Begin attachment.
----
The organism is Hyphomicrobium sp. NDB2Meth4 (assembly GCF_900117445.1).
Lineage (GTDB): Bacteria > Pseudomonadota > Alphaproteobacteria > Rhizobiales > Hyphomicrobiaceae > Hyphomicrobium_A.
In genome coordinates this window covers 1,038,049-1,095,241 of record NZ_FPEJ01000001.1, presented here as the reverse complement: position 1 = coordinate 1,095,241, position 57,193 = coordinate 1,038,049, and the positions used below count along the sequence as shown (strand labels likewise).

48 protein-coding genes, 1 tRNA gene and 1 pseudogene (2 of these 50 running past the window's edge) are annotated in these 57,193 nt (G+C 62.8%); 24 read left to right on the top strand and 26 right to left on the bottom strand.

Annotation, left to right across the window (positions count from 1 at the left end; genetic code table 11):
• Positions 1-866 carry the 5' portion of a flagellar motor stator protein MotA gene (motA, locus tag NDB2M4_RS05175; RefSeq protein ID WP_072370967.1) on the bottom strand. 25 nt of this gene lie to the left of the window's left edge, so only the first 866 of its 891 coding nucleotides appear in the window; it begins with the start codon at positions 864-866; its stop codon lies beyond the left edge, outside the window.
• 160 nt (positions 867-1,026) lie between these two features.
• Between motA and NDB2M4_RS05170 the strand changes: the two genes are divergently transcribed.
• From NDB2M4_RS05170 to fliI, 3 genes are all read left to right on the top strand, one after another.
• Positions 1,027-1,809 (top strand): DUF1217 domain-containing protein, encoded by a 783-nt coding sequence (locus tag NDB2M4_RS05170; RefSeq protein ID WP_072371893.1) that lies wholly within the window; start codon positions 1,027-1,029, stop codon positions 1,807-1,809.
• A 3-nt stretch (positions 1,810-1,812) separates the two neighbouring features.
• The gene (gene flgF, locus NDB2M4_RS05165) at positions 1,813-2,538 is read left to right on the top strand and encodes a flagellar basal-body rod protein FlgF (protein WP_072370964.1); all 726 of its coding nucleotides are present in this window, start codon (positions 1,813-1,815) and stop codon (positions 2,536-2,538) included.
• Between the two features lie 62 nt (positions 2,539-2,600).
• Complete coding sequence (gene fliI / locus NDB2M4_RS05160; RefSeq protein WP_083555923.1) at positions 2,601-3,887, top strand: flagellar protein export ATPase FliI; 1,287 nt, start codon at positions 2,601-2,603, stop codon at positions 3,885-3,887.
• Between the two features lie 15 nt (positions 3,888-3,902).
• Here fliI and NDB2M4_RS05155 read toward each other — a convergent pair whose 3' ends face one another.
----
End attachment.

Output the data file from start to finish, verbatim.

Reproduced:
The organism is Hyphomicrobium sp. NDB2Meth4 (assembly GCF_900117445.1).
Lineage (GTDB): Bacteria > Pseudomonadota > Alphaproteobacteria > Rhizobiales > Hyphomicrobiaceae > Hyphomicrobium_A.
In genome coordinates this window covers 1,038,049-1,095,241 of record NZ_FPEJ01000001.1, presented here as the reverse complement: position 1 = coordinate 1,095,241, position 57,193 = coordinate 1,038,049, and the positions used below count along the sequence as shown (strand labels likewise).

48 protein-coding genes, 1 tRNA gene and 1 pseudogene (2 of these 50 running past the window's edge) are annotated in these 57,193 nt (G+C 62.8%); 24 read left to right on the top strand and 26 right to left on the bottom strand.

Annotation, left to right across the window (positions count from 1 at the left end; genetic code table 11):
• Positions 1-866 carry the 5' portion of a flagellar motor stator protein MotA gene (motA, locus tag NDB2M4_RS05175; RefSeq protein ID WP_072370967.1) on the bottom strand. 25 nt of this gene lie to the left of the window's left edge, so only the first 866 of its 891 coding nucleotides appear in the window; it begins with the start codon at positions 864-866; its stop codon lies beyond the left edge, outside the window.
• 160 nt (positions 867-1,026) lie between these two features.
• Between motA and NDB2M4_RS05170 the strand changes: the two genes are divergently transcribed.
• From NDB2M4_RS05170 to fliI, 3 genes are all read left to right on the top strand, one after another.
• Positions 1,027-1,809 (top strand): DUF1217 domain-containing protein, encoded by a 783-nt coding sequence (locus tag NDB2M4_RS05170; RefSeq protein ID WP_072371893.1) that lies wholly within the window; start codon positions 1,027-1,029, stop codon positions 1,807-1,809.
• A 3-nt stretch (positions 1,810-1,812) separates the two neighbouring features.
• The gene (gene flgF, locus NDB2M4_RS05165) at positions 1,813-2,538 is read left to right on the top strand and encodes a flagellar basal-body rod protein FlgF (protein WP_072370964.1); all 726 of its coding nucleotides are present in this window, start codon (positions 1,813-1,815) and stop codon (positions 2,536-2,538) included.
• Between the two features lie 62 nt (positions 2,539-2,600).
• Complete coding sequence (gene fliI / locus NDB2M4_RS05160; RefSeq protein WP_083555923.1) at positions 2,601-3,887, top strand: flagellar protein export ATPase FliI; 1,287 nt, start codon at positions 2,601-2,603, stop codon at positions 3,885-3,887.
• Between the two features lie 15 nt (positions 3,888-3,902).
• Here fliI and NDB2M4_RS05155 read toward each other — a convergent pair whose 3' ends face one another.